means the horse’s instinct directs it to regard you as someone worthy of leadership. This results in being able to drive the horse from the ground, move its haunches and fore at will, and simultaneously develop boldness and confidence. With your ‘Bolender Bubble’ clearly established and strong belief in yourself, there’s no limit to what you and your horse can accomplish. For mastering the step-up turn-around box, here’s how I start, but recognize that the process usually takes about three days, so you need some patience.

The first step begins by establishing the ‘Bolender Bubble’. The horse should move out of your space without your touching the horse. If you back up the horse should back up without you looking, touching or talking to it. This should take no more than twenty minutes, regardless of the horse. It establishes that you are Worthy of Leadership in the horse’s mind, where its instinct compels it to follow you. That’s tied to trust which will put you in a teaching role because the horse will see you as superior, causing it to follow

“There are three kinds of men. The one that learns by reading. The few who learn by observation. The rest of them have to pee on the electric fence for themselves.”

ABOVE This horse is allowed a loose rein while concentrating on the job at hand at the top of the box.

instructions while it tries to please you. The second step is to start with ground work and driving over obstacles to build boldness and confidence. I use a Scrambled Puzzle (random layers of poles) requiring the horse time to “think it through”. For the average horse, getting through training for the Bolender Bubble, poles, Scramble Puzzle, teeter totter and turn-around box takes several hours. My next step is to introduce the horse to the elevated box. I will drive the horse from the ground and allow all the time 2011 ~ Rein Anniversary

it needs to inspect the box and then step up on in. Next I ask it to step down. Most horses will jump at first but I instruct them to simply step down. This is easy and also a safety issue because when they are ridden the horse must step down. When the horse is comfortable standing and stopping in any position I want, I begin to teach it how to turn around. When it can turn around in a relaxed manner then I know it’s time to move to a tiered turn-around box. I teach this the same way from the ground. At this point you need to be bold because the horse is well above you and that can be intimidating at first. Once this skill is mastered it’s time to mount up and ride. I have never had an injury to a horse or rider while following this procedure yet I always recommend that you wear a riding helmet. At this point riders need to believe in themselves and their horses. Trust your focus and trust your horse. Start and then master the small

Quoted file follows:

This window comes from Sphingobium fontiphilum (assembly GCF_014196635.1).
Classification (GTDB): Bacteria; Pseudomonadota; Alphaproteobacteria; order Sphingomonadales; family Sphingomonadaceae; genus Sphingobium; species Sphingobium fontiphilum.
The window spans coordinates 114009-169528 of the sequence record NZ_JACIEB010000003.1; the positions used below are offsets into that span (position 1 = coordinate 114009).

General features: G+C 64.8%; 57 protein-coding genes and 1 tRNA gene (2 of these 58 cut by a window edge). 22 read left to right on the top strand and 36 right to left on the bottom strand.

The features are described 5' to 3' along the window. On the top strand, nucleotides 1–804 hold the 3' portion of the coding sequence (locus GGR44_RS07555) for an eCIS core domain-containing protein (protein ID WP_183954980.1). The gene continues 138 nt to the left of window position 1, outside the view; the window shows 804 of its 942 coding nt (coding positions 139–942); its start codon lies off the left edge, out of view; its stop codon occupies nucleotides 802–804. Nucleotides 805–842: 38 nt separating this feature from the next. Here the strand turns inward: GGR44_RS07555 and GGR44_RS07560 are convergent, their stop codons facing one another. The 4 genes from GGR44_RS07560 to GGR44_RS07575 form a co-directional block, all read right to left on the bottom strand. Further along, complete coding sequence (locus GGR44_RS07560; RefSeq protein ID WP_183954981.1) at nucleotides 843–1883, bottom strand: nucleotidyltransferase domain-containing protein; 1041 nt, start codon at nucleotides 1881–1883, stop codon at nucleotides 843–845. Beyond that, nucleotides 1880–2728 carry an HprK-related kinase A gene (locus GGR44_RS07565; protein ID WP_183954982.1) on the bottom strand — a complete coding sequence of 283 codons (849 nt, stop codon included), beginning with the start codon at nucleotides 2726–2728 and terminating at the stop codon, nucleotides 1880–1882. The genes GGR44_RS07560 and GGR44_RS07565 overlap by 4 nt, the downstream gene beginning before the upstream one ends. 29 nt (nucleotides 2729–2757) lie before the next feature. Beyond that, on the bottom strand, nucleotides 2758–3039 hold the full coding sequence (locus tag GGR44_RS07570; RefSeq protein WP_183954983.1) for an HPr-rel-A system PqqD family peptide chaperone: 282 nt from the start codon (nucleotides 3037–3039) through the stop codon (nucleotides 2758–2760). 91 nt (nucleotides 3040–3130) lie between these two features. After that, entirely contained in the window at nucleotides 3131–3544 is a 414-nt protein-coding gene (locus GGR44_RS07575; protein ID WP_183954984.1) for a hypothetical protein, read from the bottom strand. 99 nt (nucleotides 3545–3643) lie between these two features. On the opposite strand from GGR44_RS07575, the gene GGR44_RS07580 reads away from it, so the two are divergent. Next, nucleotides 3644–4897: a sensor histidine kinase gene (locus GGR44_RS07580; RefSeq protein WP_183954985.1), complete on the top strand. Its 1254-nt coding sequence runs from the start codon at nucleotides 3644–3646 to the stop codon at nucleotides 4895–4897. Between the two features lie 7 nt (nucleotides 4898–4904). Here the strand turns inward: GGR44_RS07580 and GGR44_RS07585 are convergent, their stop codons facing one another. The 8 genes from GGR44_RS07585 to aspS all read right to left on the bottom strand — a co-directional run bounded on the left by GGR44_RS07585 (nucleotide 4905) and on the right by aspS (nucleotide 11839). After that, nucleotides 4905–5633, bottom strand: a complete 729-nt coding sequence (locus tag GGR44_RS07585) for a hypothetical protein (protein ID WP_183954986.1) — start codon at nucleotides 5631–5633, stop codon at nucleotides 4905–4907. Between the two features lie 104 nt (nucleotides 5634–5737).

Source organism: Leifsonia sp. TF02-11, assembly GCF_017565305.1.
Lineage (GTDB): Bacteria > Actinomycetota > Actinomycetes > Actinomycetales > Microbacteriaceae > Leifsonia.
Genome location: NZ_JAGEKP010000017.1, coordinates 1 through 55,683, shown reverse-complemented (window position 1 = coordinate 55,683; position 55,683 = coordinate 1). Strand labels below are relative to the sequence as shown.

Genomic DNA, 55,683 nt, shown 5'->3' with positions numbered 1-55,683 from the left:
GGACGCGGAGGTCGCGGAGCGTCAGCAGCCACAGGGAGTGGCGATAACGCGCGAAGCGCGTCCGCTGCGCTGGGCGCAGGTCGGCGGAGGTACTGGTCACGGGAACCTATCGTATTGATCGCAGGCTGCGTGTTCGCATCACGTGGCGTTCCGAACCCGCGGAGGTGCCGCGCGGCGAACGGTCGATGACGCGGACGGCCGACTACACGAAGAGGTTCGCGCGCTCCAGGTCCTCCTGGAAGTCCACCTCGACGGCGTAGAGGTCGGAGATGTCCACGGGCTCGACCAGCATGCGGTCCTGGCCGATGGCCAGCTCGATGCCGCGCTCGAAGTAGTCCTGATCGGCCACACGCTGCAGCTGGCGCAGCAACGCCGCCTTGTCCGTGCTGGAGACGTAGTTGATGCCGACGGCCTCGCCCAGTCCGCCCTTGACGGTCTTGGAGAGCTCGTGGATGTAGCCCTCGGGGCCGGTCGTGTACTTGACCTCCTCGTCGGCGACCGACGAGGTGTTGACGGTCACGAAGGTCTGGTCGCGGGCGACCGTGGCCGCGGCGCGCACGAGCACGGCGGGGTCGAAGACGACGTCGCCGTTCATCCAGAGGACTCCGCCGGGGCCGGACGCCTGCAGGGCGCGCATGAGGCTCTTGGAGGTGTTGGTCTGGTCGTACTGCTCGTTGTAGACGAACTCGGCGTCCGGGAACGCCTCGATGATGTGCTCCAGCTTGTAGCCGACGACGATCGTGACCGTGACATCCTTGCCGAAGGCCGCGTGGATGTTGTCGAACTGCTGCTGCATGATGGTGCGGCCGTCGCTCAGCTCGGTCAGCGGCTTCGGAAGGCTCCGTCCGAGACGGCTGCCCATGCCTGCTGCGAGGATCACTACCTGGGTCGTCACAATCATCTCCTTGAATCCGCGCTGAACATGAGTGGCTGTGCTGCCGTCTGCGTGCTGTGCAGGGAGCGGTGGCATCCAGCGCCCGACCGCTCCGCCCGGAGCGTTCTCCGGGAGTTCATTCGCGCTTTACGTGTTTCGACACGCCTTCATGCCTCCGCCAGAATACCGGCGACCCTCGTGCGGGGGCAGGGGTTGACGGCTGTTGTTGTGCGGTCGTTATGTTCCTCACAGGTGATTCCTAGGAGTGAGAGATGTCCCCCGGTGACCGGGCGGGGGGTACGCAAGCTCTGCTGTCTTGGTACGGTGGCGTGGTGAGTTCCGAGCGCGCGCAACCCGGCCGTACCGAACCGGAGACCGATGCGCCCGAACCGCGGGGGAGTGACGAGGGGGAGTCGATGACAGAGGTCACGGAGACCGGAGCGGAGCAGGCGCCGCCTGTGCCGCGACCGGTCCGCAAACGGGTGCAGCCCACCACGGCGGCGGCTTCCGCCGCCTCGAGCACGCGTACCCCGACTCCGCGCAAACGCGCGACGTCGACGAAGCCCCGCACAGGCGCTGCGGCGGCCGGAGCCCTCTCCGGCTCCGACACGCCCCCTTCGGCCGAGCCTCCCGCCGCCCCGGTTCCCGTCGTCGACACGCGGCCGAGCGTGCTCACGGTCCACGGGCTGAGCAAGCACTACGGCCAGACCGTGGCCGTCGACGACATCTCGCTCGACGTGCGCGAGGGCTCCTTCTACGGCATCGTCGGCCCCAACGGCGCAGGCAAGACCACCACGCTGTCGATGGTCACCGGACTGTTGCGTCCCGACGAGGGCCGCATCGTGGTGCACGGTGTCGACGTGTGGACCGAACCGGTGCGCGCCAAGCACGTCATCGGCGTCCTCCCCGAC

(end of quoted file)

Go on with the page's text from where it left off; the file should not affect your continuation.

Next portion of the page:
step up first before moving up. Don’t doubt - just walk right up. Stop and look in the direction that you want to turn and ask the horse. Don’t look down, and trust the horse to follow your focus and cues. You have already mastered moving the haunches and fore on the ground so don’t doubt. After the horse turns around a quarter turn, step down. I add a quarter turn until the horse and you are comfortable. Make soft contact on the mouth and if needed, grab the back of the saddle. Keep your position and ask the horse to drop its head, lift its back and step off. It is common to rush at first, so stop at the bottom and wait. Repeat this step until the horse will wait in any position and on a loose rein. This will lead to walking up and down on a loose rein with style and control, while being safe. In essence, learn to allow the horse time to think and to become a riding partner. Happy trails and Bolender blessings!


Scaredy Cat? scardey cat

by Heather Dilts Baiano


with files from Jane Savoie

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Chatting wit Jane Savoie Your subconscious is like a genie in a bottle, just waiting for you to give it a command.

Facing Fear

Jane Savoie, a dressage competitor, coach, instructor, clinician, speaker, and author, helps riders conquer their fears. Rein Magazine took some time to chat with Jane about common rider fears and how to conquer them to get the most out of our equestrian dreams. Rein: What is the most common fear? Jane: The most common fear can be split into two things. The first is fear of having no control and the second is fear of injury. Such fears are less likely to be found in children because they feel invincible and they heal much quicker than adult. Those riders who have had a bad experience with horses, such as a bad fall, commonly display one of the above issues. Adults who have been away from riding for many years are often shocked to find themselves afraid. They don’t know why they feel that way, perhaps because they are more aware of what can happen. Rein: What is fear based on? Jane: Riding is a microcosm. It is a reflection of your life. If you have other worries or issues in ‘everyday’ life, they will show up in your riding. Since everyone has different problems, no one will have the same riding issues. Rein: Is fear necessary? Jane: Fear is actually necessary so one should pay attention to it. It keeps us sensible and safe, aware of the horse, its power and our surroundings. Fear makes us cautious, which is good, or else we would take unnecessary risks that may lead to injury. It helps us make the logical choice, and so, take note of fear but don’t let it rule you.